I'm not criticizing the author of that post because the tactics, and reliance on a rifle, are sound ... when considering warfare, insurgency, defending against raiders, or other situations where you expect to be in combat.

But when we prepare, we aren't only, or even necessarily, preparing for the end of civilization, but other disasters, big and small and in-between. We cannot overlook the here and now and focus on the post-SHTF to the exclusion of everyday preps. And this applies equally to weapons and our training. As Fernando "FerFal" Aguirre explains in his book, Surviving the Economic Collapse:
Rifles are terrific but they are not your main weapon. Again, here's the difference between a soldier or a SWAT member and you. 
A soldier carries his rifle because it's his job to do so while at war. SWAT guy has his rifle when doing his thing as well but both soldier guy and SWAT guy do NOT carry their rifles when they go pick up the kids at a friend's birthday party. And yes, the bad guys will attack you at that birthday party, or some other ridiculously unlikely circumstance.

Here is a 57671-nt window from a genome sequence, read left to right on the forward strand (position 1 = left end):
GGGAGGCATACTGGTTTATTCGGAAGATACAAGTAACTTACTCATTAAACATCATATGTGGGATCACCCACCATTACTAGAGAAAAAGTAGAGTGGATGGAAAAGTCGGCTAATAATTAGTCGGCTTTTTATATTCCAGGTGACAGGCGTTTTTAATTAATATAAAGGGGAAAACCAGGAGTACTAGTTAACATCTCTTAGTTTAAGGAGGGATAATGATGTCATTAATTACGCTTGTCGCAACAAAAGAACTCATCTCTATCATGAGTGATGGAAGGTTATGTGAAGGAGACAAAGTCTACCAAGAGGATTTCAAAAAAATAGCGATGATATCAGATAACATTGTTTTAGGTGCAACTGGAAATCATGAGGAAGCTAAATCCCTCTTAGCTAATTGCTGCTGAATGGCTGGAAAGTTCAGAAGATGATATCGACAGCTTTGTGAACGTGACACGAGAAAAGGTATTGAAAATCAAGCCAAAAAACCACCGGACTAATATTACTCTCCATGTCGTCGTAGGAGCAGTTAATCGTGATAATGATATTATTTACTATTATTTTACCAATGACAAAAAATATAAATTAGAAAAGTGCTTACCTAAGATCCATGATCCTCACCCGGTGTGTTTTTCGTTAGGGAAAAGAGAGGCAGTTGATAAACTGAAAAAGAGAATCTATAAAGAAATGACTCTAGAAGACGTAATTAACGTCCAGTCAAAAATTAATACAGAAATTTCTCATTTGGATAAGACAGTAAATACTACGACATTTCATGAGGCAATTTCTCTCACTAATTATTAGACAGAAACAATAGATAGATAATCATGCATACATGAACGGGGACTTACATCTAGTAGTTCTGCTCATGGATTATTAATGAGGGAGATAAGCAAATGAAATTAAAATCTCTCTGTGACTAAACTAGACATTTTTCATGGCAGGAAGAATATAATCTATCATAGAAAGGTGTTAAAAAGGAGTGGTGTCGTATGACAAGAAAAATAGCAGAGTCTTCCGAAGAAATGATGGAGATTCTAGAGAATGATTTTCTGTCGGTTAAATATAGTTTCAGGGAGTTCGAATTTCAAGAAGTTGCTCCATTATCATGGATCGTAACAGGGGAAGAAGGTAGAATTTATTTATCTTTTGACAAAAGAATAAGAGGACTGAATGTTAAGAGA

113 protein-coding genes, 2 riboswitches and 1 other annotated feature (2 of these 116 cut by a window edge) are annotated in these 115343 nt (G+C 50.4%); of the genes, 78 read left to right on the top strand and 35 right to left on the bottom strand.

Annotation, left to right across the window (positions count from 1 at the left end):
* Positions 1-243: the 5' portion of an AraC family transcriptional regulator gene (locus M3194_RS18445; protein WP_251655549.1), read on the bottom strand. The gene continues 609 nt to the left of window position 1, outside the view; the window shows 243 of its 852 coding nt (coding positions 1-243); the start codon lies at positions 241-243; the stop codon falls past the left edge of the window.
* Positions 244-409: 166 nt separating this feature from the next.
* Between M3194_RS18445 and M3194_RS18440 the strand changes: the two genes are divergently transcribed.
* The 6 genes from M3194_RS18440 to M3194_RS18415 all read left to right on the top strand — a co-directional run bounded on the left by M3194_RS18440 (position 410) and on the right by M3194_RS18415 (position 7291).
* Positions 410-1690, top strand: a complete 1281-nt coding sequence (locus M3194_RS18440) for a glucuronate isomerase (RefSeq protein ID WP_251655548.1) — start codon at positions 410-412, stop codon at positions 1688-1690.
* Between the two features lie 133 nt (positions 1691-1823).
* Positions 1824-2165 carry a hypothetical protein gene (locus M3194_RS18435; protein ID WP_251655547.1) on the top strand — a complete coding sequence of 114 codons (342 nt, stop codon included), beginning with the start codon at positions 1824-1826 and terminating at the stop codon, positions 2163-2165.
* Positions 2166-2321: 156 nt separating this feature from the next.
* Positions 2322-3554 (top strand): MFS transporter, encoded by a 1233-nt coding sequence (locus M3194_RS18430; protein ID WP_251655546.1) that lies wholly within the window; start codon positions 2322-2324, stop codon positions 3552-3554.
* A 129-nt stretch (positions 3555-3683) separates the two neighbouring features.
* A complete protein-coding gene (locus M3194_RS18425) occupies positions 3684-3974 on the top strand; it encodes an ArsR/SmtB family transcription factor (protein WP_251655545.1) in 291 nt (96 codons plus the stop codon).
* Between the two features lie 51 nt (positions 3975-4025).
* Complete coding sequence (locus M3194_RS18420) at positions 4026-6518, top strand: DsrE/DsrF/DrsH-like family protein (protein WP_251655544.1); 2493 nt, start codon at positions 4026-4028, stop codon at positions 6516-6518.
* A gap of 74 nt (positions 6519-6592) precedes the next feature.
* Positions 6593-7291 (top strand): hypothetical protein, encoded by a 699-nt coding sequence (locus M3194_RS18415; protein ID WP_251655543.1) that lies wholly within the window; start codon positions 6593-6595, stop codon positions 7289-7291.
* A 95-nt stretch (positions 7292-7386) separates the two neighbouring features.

That's the way it is my friend. Understand that while I'm writing this tonight there are thousands staying awake in their beds thinking about possible plans and ideas to rob people like you and me.
(Surviving the Economic Collapse, p. 155). Massad Ayoob similarly wrote:
For you, it won't happen on a battlefield where the nearest Soviet soldier is 600 meters away behind a French hedgerow. For you, it will happen at point-blank range. Studies by the FBI show that the great majority of shoot-outs occur at a range of 7 yards or less, and more commonly at about 7 feet. And this is among police, whose statistics include running gunfights on the highway and long-distance gunfire exchanges with snipers and barricaded felons. 
The civilian, almost always, will fight his opponent face-to-face. In that close space he won't be able to bring a rifle or shotgun up before the attacker can take two steps forward and stab, club, or disarm him, or fire his own illegal gun. ...
(The Truth About Self Protection, p. 346). Ayoob also discusses the downsides to using a rifle at close quarters, such as the lack of mobility, the overpowering flash and stunning noise, and the need for two hands.